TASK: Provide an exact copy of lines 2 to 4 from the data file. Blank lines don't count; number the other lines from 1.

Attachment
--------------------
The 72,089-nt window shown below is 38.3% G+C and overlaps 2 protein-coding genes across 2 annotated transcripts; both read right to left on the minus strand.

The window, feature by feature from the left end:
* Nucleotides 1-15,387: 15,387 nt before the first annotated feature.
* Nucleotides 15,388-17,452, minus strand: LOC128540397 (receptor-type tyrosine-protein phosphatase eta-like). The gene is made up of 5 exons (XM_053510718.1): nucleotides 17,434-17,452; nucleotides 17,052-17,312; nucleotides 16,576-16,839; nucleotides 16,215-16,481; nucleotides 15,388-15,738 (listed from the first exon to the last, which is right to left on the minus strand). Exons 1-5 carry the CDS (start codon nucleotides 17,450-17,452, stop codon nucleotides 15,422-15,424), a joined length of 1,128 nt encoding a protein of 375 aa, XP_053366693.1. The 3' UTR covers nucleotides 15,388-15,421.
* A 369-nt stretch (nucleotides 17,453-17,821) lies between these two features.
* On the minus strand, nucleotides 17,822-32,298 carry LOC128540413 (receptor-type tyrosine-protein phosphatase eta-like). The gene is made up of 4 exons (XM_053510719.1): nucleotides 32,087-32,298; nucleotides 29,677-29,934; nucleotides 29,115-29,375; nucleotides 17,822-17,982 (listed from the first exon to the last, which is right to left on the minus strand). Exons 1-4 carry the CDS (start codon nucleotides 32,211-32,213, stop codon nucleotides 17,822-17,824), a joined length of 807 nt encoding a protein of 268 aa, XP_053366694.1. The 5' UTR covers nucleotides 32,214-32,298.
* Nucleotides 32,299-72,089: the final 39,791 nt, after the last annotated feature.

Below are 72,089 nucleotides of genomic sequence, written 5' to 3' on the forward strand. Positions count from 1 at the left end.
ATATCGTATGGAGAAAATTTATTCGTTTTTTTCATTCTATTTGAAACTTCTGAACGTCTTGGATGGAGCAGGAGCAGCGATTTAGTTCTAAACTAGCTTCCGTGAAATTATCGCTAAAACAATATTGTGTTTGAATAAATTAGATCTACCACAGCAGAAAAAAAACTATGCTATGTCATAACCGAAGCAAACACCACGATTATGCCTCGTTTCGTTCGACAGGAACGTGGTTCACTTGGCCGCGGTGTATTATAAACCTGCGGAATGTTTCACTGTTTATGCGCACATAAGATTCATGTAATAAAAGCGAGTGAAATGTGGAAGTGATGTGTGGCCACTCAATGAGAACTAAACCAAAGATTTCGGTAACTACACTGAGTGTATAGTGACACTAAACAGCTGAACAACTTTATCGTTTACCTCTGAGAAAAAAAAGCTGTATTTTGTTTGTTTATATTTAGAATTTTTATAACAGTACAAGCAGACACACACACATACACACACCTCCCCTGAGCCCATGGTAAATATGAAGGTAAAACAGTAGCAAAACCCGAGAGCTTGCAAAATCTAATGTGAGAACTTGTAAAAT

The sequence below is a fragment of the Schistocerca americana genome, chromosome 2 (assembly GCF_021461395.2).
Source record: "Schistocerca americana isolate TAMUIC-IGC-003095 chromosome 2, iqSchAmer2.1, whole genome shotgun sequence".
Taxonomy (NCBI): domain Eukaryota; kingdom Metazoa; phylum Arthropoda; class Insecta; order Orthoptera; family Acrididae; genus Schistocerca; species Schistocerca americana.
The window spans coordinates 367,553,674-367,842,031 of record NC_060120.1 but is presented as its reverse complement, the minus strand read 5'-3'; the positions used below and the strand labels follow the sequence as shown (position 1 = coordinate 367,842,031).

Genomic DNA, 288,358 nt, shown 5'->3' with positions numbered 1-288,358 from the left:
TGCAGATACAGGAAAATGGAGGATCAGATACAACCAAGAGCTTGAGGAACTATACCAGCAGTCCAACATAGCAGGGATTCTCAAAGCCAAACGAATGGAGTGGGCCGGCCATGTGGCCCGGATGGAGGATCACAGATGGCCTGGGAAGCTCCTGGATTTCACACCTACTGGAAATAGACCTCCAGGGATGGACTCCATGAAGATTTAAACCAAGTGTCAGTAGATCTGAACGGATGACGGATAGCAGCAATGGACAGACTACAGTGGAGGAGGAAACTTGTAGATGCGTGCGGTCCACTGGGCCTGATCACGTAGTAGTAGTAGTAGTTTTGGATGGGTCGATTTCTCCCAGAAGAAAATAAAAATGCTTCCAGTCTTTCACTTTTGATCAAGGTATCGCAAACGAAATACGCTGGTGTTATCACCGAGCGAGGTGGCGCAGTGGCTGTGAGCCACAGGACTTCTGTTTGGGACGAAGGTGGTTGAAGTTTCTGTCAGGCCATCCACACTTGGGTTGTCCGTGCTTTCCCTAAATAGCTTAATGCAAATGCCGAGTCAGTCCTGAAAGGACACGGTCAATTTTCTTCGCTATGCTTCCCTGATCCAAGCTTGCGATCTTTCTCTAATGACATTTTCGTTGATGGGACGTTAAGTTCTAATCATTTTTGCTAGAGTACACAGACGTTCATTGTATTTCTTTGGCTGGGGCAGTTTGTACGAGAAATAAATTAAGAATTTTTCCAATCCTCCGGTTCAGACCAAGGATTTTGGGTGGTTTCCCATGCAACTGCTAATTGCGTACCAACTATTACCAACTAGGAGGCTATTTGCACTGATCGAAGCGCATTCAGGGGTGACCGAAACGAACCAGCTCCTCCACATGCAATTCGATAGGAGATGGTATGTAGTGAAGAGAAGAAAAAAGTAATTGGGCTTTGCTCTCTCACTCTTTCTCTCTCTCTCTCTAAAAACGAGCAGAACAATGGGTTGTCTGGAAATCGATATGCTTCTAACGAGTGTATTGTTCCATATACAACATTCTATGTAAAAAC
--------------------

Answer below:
The window, feature by feature from the left end:
* Nucleotides 1-15,387: 15,387 nt before the first annotated feature.
* Nucleotides 15,388-17,452, minus strand: LOC128540397 (receptor-type tyrosine-protein phosphatase eta-like). The gene is made up of 5 exons (XM_053510718.1): nucleotides 17,434-17,452; nucleotides 17,052-17,312; nucleotides 16,576-16,839; nucleotides 16,215-16,481; nucleotides 15,388-15,738 (listed from the first exon to the last, which is right to left on the minus strand). Exons 1-5 carry the CDS (start codon nucleotides 17,450-17,452, stop codon nucleotides 15,422-15,424), a joined length of 1,128 nt encoding a protein of 375 aa, XP_053366693.1. The 3' UTR covers nucleotides 15,388-15,421.